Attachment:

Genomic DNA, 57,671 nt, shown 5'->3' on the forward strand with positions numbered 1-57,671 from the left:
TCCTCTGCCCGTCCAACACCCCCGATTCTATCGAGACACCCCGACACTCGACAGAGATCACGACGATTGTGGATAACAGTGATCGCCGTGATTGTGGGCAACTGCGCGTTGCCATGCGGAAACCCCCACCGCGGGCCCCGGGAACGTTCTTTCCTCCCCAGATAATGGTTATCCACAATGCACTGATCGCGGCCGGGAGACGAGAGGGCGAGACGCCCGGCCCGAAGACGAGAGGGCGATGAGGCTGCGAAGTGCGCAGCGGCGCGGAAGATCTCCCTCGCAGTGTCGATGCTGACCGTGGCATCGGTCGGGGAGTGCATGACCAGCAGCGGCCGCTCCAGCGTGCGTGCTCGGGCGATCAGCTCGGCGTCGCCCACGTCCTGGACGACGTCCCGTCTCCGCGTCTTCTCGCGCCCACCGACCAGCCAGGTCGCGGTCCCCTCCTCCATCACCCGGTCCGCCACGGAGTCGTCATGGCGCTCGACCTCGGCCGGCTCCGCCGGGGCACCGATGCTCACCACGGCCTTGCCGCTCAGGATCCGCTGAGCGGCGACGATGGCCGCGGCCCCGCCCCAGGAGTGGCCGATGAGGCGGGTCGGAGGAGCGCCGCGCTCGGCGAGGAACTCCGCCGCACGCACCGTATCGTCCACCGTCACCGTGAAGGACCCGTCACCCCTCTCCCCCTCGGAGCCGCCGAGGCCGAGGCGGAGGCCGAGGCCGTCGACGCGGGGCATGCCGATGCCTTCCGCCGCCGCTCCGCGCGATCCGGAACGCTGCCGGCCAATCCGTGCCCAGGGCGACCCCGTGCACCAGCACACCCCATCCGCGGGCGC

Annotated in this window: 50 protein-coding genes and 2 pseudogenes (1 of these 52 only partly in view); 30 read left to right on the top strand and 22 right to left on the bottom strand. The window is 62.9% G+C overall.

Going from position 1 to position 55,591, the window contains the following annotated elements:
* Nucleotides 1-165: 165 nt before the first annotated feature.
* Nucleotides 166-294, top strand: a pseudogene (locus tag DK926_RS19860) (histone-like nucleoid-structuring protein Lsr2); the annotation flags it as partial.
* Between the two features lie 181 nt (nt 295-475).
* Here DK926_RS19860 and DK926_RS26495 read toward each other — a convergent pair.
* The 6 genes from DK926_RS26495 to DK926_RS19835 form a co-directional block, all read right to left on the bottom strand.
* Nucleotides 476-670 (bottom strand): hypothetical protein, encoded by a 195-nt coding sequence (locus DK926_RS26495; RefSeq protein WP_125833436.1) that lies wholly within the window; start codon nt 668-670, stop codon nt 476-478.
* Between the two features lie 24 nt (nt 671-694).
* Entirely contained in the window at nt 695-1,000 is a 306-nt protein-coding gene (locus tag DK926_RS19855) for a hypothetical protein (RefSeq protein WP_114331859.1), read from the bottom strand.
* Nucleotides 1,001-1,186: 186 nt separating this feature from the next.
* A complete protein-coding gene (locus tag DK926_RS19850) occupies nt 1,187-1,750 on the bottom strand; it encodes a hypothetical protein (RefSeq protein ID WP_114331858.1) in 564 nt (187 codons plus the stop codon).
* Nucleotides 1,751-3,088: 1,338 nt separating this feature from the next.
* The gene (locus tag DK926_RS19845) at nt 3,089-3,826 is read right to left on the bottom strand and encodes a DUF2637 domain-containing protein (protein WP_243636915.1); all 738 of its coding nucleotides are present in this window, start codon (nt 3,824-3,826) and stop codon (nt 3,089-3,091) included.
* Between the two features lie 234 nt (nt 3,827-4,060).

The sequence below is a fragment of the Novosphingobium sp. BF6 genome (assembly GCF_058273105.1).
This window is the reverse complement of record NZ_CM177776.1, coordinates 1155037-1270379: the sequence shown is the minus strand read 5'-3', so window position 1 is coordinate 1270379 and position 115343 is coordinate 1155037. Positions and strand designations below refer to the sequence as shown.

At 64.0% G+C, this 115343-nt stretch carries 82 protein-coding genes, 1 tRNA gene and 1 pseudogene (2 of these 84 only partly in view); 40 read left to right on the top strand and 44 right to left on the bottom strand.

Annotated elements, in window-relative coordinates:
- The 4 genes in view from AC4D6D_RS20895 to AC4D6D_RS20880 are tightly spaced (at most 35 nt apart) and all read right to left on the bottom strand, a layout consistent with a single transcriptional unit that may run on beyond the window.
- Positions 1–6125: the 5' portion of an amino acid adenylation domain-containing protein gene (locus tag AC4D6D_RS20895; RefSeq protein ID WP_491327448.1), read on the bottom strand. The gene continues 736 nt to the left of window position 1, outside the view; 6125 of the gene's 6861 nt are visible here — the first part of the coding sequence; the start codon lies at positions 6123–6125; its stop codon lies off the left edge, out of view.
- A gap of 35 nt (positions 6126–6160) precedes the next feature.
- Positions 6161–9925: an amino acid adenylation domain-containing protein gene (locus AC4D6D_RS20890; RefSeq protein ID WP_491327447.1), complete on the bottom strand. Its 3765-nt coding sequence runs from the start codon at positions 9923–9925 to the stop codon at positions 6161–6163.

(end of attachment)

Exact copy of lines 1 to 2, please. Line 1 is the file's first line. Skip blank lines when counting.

Genomic DNA, 57,671 nt, shown 5'->3' on the forward strand with positions numbered 1-57,671 from the left:
TCCTCTGCCCGTCCAACACCCCCGATTCTATCGAGACACCCCGACACTCGACAGAGATCACGACGATTGTGGATAACAGTGATCGCCGTGATTGTGGGCAACTGCGCGTTGCCATGCGGAAACCCCCACCGCGGGCCCCGGGAACGTTCTTTCCTCCCCAGATAATGGTTATCCACAATGCACTGATCGCGGCCGGGAGACGAGAGGGCGAGACGCCCGGCCCGAAGACGAGAGGGCGATGAGGCTGCGAAGTGCGCAGCGGCGCGGAAGATCTCCCTCGCAGTGTCGATGCTGACCGTGGCATCGGTCGGGGAGTGCATGACCAGCAGCGGCCGCTCCAGCGTGCGTGCTCGGGCGATCAGCTCGGCGTCGCCCACGTCCTGGACGACGTCCCGTCTCCGCGTCTTCTCGCGCCCACCGACCAGCCAGGTCGCGGTCCCCTCCTCCATCACCCGGTCCGCCACGGAGTCGTCATGGCGCTCGACCTCGGCCGGCTCCGCCGGGGCACCGATGCTCACCACGGCCTTGCCGCTCAGGATCCGCTGAGCGGCGACGATGGCCGCGGCCCCGCCCCAGGAGTGGCCGATGAGGCGGGTCGGAGGAGCGCCGCGCTCGGCGAGGAACTCCGCCGCACGCACCGTATCGTCCACCGTCACCGTGAAGGACCCGTCACCCCTCTCCCCCTCGGAGCCGCCGAGGCCGAGGCGGAGGCCGAGGCCGTCGACGCGGGGCATGCCGATGCCTTCCGCCGCCGCTCCGCGCGATCCGGAACGCTGCCGGCCAATCCGTGCCCAGGGCGACCCCGTGCACCAGCACACCCCATCCGCGGGCGC